As part of its ongoing series of free seminars, Cape Fear Community College’s Small Business Center has added a Lunch & Learn seminar May 9 titled “Access to Capital for Your Small Business.” The free session takes place 11:30 a.m. - 1:30 p.m. in Room 529 of CFCC’s Union Station building.
Regarding the topic, SBC Director Jerry Coleman said, “We do think the topic is important because gaining capital is difficult, especially for a small business. To get money, you have to have a business plan, strategies, and an understanding of the start-up costs and financial needs of that business.”
In a competitive borrowing environment, startups looking for capital also need to understand what lending institutions will require from them and what those lenders’ expectations are, Coleman added. That goes back to having a solid business plan.
“A lot of what we do at the Small Business Center is to work [with clients] on plans,” he said. “About 50 percent of small businesses do not make it through the first five years. Only one-third last 10 years. In order to change that paradigm, you have to have a plan.
"And, although it’s hard to foresee, you need to have a financial and marketing plan. You have to anticipate the economy, including the local economy.”
Coleman said that the CFCC SBC did not schedule any special events for National Small Business Week this week, because “We celebrate small business every day. That’s why we are here: to help small businesses start, grow and become sustainable. These are the engines that drive our economy, and they make our quality of life what it is in this region.”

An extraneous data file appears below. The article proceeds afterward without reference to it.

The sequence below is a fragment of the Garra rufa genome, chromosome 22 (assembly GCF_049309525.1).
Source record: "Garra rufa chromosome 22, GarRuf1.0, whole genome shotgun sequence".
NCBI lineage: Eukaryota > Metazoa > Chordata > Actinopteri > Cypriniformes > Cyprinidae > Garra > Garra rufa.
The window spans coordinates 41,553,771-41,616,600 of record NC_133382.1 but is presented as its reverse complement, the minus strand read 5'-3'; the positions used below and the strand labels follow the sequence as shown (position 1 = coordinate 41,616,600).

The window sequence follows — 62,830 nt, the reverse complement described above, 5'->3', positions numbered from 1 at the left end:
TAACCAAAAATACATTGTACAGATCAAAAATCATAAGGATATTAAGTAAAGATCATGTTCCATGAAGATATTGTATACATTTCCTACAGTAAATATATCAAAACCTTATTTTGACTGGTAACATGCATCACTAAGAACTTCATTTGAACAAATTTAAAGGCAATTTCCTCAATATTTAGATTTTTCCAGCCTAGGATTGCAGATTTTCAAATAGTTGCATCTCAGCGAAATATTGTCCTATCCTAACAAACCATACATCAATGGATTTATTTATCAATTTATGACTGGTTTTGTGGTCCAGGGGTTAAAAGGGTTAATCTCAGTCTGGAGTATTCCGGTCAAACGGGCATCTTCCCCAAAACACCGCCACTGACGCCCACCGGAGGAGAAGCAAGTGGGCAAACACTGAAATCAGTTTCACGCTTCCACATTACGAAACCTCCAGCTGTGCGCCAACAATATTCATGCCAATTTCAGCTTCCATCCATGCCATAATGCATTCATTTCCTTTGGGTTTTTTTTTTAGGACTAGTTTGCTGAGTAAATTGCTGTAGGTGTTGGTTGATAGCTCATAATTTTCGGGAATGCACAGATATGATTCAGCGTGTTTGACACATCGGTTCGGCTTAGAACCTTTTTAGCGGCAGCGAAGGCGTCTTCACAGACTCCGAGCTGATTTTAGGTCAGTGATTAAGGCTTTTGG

Most of those companies are really small: Coleman said that 85 percent of area businesses have four employees or fewer, but that those small businesses in the Wilmington area are responsible for creating 65 percent of all net new jobs.
With this economic reality in mind, Coleman said, it is all the more important to give existing and start-up small businesses the best possible foundation. Having access to needed capital is one of three essential pillars of success.
“The first is to have a plan, and be forward-looking, which helps mitigate financial risk,” he said. “Second, leveraging resources in the community is critical. We collaborate with the SBA and SCORE. We also collaborate with [University of North Carolina Wilmington’s] Center for Innovation and Entrepreneurship, and the SBTDC [Small Business Technology Development Center], which are fantastic resources, especially for innovative companies.
“Third, sharpen your saw. Small business owners need to be lifelong learners, so it’s important to take advantage of education opportunities.”
The May 9 Access to Capital Lunch & Learn session will feature representatives of alternative financing organizations. To reserve a spot, visit the SBC website